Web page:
Trade war escalation in May caused a pullback in the high yield market, a true risk-off as lower-rated tranches materially underperformed. While spreads are clearly more attractive at their new levels, trade tensions and weaker global PMIs make us cautious about jumping back to positive. A quick cooling in trade rhetoric would be one of our criteria for becoming constructive; others would be a rate cut or an equity rally.
Agency residential mortgage-backed security (RMBS) sharply outperformed early in May but then deteriorated as volatility spiked and rates fell. Technical factors have declined as refinancing concerns materialize, but housing market fundamentals will remain sound in a low rate environment. RMBS are likely to outperform riskier credit sectors, but may lag Treasurys until rates stabilize and refinancing fears abate.
Non-agency RMBS have continued their strong performance, leading to tighter valuations compared to alternatives. While the market has become more comfortable with mortgage credit risk through periods of volatility, we think non-agency subsectors are vulnerable to broader macro developments. We remain positive long term, as sector attributes continue to resonate with investors.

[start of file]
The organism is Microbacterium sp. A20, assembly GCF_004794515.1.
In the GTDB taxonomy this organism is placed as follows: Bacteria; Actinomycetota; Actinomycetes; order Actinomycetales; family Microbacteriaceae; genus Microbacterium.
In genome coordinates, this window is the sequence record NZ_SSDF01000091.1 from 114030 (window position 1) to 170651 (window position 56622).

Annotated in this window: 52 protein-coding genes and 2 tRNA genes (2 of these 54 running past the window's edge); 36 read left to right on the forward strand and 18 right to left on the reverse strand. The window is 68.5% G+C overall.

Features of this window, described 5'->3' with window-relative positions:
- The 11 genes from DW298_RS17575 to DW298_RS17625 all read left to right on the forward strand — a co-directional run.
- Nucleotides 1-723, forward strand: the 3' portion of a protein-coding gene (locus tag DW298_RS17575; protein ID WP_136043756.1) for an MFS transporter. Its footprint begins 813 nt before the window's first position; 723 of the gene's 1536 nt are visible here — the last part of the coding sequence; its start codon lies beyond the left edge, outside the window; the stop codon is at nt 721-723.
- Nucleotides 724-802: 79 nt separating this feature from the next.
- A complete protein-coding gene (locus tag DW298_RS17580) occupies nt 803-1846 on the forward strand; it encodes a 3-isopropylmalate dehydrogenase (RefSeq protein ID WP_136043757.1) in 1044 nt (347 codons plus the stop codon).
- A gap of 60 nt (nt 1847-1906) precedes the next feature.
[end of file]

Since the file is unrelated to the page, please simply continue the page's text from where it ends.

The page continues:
After outperforming in May, lower all-in yields and a heavy June supply calendar are likely to weigh on commercial mortgage-backed securities (CMBS). We have shifted to a negative tactical outlook due to diminished relative value, higher levels of new issuance and a degraded macro backdrop.
Asset-backed securities (ABS) were the only constituent of the Bloomberg Barclays U.S. Aggregate index to post positive excess returns in May. We think over the short term ABS will remain well bid and offer outperformance opportunities when market beta is negative. Over the long term, ABS provide access to a unique combination of attributes: U.S. consumer driven, housed in robust structures with shorter spread durations and favorable liquidity conditions.
Emerging Market (EM) Debt
The growth differential between emerging markets (EM) and developing markets (DM) should increase in 2H19 as DM growth continues to soften. Risk sentiment remains poor and may deteriorate further if the U.S. and China fail to reach a trade deal at the G20 summit. Volatile oil and commodity markets highlight the differences between winners and losers: exporters versus importers and the impacts on GDP, fiscal policy and inflation. Fed policy should be supportive for financial conditions and carry trades.
Past performance does not guarantee future results.